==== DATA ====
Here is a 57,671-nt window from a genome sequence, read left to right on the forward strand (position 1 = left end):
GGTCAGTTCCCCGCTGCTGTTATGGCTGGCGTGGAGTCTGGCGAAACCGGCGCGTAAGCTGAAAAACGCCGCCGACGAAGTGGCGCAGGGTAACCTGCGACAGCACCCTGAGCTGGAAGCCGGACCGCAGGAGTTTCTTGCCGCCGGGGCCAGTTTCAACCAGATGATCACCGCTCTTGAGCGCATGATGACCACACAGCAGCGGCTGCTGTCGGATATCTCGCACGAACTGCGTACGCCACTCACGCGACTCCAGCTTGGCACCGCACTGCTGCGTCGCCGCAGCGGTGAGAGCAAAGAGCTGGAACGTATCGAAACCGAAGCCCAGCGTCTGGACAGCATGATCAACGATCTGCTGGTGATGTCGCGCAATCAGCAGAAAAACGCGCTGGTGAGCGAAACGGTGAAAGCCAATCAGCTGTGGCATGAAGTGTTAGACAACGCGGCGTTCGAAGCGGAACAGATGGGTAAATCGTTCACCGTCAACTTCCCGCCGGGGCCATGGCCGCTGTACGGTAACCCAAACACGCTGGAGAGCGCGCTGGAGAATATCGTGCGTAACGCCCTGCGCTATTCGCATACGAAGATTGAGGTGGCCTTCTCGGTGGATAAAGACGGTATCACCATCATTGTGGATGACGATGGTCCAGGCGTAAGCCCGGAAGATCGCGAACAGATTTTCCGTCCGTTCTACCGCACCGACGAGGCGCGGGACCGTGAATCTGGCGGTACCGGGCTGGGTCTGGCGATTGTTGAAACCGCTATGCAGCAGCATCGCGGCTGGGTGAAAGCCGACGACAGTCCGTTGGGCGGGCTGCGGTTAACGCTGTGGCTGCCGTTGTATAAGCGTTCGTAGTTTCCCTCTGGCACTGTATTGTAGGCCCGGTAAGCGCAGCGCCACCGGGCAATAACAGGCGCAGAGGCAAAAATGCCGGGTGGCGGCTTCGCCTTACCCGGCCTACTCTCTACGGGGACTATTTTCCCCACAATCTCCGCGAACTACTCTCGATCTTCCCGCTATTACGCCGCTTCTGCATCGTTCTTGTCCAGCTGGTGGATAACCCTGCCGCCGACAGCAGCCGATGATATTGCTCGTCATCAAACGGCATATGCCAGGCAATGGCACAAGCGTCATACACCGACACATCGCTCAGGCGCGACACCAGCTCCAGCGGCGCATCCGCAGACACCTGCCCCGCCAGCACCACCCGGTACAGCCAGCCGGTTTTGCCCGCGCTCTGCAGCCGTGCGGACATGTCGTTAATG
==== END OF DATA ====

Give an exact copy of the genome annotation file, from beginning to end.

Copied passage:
Here is a 57,671-nt window from a genome sequence, read left to right on the forward strand (position 1 = left end):
GGTCAGTTCCCCGCTGCTGTTATGGCTGGCGTGGAGTCTGGCGAAACCGGCGCGTAAGCTGAAAAACGCCGCCGACGAAGTGGCGCAGGGTAACCTGCGACAGCACCCTGAGCTGGAAGCCGGACCGCAGGAGTTTCTTGCCGCCGGGGCCAGTTTCAACCAGATGATCACCGCTCTTGAGCGCATGATGACCACACAGCAGCGGCTGCTGTCGGATATCTCGCACGAACTGCGTACGCCACTCACGCGACTCCAGCTTGGCACCGCACTGCTGCGTCGCCGCAGCGGTGAGAGCAAAGAGCTGGAACGTATCGAAACCGAAGCCCAGCGTCTGGACAGCATGATCAACGATCTGCTGGTGATGTCGCGCAATCAGCAGAAAAACGCGCTGGTGAGCGAAACGGTGAAAGCCAATCAGCTGTGGCATGAAGTGTTAGACAACGCGGCGTTCGAAGCGGAACAGATGGGTAAATCGTTCACCGTCAACTTCCCGCCGGGGCCATGGCCGCTGTACGGTAACCCAAACACGCTGGAGAGCGCGCTGGAGAATATCGTGCGTAACGCCCTGCGCTATTCGCATACGAAGATTGAGGTGGCCTTCTCGGTGGATAAAGACGGTATCACCATCATTGTGGATGACGATGGTCCAGGCGTAAGCCCGGAAGATCGCGAACAGATTTTCCGTCCGTTCTACCGCACCGACGAGGCGCGGGACCGTGAATCTGGCGGTACCGGGCTGGGTCTGGCGATTGTTGAAACCGCTATGCAGCAGCATCGCGGCTGGGTGAAAGCCGACGACAGTCCGTTGGGCGGGCTGCGGTTAACGCTGTGGCTGCCGTTGTATAAGCGTTCGTAGTTTCCCTCTGGCACTGTATTGTAGGCCCGGTAAGCGCAGCGCCACCGGGCAATAACAGGCGCAGAGGCAAAAATGCCGGGTGGCGGCTTCGCCTTACCCGGCCTACTCTCTACGGGGACTATTTTCCCCACAATCTCCGCGAACTACTCTCGATCTTCCCGCTATTACGCCGCTTCTGCATCGTTCTTGTCCAGCTGGTGGATAACCCTGCCGCCGACAGCAGCCGATGATATTGCTCGTCATCAAACGGCATATGCCAGGCAATGGCACAAGCGTCATACACCGACACATCGCTCAGGCGCGACACCAGCTCCAGCGGCGCATCCGCAGACACCTGCCCCGCCAGCACCACCCGGTACAGCCAGCCGGTTTTGCCCGCGCTCTGCAGCCGTGCGGACATGTCGTTAATG